If I were asked to come up with an album title for a band that’s been going for about 25 years (on and off), The Magic of Youth might not be the first thing that would spring to my mind. But the Mighty Mighty Bosstones, scarred from past battles (major line-up changes, a hiatus, the “death” of ska) retain a certain freshness, as well as a willingness, perhaps, to have an ironic jab at themselves, that justifies the title.
Much has changed in the band since their peak--the departure of key members Nate Albert and Dennis Brockenborough, who were important to the band’s sound and songwriting, being prominent. Dicky Barrett’s voice, once a mighty roar like some kind of drunken death metal bluesman, has settled too. He now sounds more like a singer, with a thicker American accent and a more mellow tone. Obviously, anyone expecting another Question the Answers is going to come away a little disappointed. But that doesn’t stop this being a great album.
Another change is the lyrics--past regrets have always been prominent for the Bosstones, with classics like “Toxic Toast” and “Someday I Suppose” tackling them head-on. Maybe it’s just me, but I’ve noticed the album shows something of a more positive attitude about time and its passing--“Sunday Afternoons on Wisdom Ave.”, a sunny ska lark, talks about childhood lived in relative poverty, but is more positive and perhaps fair-minded than unhappy: Dicky says it was “nice to be there / It was nice to have.” The title track shows the decline of a relationship, speaking of an argumentative young couple and the horrible decline and early end of their lives. The chorus seems ironic, as the album’s title might: “Yelling and fighting / The magic of youth!” But at the end of the song, quite beautifully, it’s turned around. The couple are on their last legs, but have stayed together, Dicky subtly hinting at a deeper bond beyond the pain and anger--the last lines of the song tell us, “It’s all so exciting / The magic of youth!”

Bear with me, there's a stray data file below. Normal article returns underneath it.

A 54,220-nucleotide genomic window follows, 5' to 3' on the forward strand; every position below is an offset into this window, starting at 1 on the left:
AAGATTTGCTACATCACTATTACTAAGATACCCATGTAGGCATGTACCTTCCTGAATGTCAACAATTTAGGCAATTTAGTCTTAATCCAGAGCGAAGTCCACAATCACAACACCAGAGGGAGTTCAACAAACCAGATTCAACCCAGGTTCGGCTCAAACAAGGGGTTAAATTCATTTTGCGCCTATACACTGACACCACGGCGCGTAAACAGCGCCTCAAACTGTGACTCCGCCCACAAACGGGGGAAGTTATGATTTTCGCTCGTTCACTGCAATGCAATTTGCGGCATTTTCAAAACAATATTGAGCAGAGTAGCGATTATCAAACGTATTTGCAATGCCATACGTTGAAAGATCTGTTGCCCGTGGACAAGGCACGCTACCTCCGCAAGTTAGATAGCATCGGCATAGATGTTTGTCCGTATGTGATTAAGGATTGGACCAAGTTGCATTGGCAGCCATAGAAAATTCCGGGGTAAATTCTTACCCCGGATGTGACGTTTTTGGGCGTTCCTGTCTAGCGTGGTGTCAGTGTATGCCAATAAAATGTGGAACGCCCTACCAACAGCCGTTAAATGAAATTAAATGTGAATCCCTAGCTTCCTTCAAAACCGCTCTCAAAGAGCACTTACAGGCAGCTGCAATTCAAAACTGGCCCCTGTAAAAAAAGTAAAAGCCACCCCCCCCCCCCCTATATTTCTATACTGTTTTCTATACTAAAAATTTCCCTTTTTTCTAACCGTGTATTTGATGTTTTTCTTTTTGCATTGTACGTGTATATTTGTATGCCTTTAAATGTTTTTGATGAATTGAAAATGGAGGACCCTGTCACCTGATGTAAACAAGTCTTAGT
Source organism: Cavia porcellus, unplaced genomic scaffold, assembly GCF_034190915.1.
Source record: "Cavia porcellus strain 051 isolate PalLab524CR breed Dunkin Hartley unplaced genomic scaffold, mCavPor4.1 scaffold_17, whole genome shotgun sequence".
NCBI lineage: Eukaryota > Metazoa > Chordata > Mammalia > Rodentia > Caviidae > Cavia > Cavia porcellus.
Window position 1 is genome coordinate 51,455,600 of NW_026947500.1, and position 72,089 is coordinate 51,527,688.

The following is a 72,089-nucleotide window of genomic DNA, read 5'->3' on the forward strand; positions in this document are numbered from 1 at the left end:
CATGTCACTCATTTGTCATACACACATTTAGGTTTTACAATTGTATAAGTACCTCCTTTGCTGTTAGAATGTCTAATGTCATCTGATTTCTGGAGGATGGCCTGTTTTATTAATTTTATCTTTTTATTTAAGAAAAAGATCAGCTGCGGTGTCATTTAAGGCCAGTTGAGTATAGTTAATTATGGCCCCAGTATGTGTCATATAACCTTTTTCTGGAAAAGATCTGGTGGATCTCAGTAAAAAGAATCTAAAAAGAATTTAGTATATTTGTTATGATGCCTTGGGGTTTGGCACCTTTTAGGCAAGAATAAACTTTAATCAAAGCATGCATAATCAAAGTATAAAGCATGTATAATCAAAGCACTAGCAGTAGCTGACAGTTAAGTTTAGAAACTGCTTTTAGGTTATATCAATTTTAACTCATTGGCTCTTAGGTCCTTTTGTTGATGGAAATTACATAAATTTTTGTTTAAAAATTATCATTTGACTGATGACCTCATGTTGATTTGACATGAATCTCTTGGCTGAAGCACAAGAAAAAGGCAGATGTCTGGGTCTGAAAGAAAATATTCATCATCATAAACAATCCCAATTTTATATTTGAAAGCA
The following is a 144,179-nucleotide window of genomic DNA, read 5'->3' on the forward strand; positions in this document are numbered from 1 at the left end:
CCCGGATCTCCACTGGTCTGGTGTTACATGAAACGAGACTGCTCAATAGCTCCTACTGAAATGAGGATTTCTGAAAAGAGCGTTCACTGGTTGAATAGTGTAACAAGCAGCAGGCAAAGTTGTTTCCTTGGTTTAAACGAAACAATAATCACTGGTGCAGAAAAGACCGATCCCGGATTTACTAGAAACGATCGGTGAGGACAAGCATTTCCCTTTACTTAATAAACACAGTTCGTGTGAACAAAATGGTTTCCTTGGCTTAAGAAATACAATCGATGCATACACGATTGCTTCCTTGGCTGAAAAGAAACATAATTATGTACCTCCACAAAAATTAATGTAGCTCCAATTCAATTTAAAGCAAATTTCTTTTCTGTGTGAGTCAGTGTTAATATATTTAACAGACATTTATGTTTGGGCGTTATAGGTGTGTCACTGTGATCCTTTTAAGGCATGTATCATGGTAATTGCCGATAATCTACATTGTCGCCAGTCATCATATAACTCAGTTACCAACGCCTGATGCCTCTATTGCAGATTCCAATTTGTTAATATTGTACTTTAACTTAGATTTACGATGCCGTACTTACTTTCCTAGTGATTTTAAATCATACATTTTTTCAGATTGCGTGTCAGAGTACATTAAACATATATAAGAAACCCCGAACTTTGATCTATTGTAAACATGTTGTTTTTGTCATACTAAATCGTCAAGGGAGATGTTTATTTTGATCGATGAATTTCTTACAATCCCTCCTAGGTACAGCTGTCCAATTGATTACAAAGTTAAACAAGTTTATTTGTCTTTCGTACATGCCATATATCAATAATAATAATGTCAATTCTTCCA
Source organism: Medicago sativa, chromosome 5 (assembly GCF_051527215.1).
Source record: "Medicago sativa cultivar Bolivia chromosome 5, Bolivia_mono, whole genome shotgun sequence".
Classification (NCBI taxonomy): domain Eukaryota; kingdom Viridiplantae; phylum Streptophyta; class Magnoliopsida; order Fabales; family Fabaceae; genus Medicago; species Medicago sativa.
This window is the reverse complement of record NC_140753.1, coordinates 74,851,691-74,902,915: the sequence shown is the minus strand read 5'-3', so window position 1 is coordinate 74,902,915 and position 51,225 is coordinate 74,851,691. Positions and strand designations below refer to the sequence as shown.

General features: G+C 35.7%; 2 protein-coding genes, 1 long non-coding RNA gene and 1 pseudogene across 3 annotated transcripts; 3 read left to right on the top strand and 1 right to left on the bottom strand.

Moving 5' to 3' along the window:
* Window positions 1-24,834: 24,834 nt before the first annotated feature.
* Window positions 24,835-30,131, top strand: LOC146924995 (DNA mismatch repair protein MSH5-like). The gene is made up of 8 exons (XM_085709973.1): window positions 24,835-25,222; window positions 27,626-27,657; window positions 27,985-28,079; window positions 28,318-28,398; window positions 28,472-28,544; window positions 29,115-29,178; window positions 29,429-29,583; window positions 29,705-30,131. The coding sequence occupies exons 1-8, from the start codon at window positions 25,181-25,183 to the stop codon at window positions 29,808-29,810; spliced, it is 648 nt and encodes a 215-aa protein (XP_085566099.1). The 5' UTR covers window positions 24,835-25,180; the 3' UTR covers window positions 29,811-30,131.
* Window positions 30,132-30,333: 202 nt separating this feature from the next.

Another great thing about the songs is the music itself--“Sunday Afternoons” is delightful, and danceable, and the chorus is catchy. One can definitely hear the changes Lawrence Katz has brought to the band--a more definite reggae and pop-punk influence is there, as opposed to Nate Albert’s 2-Tone and metal. The gentle rock chords over the chorus and the little reggae fills between the simple upstrokes of the verses are great. In the title track he lays down a great, rocking riff in some of the instrumental parts, similar to Albert’s style, but in the verses uses the sharp strokes of soul guitar. Despite only maintaining one original member (a feat for a ska band, actually) the horn section is tight, and the band also seem to rejoice in going all-out on tracks--the title track brings in bells as the track crescendos, and “They Will Need Music” goes out of its way to be an epic, and has some lovely piano playing too, of the jauntiest nature.
Not all the album is fantastic. The chorus to “The Daylights” is so-so (it’s not the strongest opener) and a lot of the album seems to be quite regular ska-punk: good as Katz is, his specialty does not seem to be hardcore punk, and the mellowing of Dicky’s voice, though good for the songs at hand, would not be good for Minor Threat covers; so expect nothing like “We Should Talk.” Still, there are some straight-up anthems (including the unstoppable “Like a Shotgun”) and there’s some more interesting sounding tracks (the sparse “Disappearing” utilizes Katz’s guitar style well as Joe Gittleman lays down some great, funky bass). On top of that, there’s nothing wrong with some good old fashioned ska-punk (in my eyes, at least).
In the last track, the Bosstones announce the plan is to stick together--great! Not only do we get a chance to hear the classics played live, but they’re still making damned good records.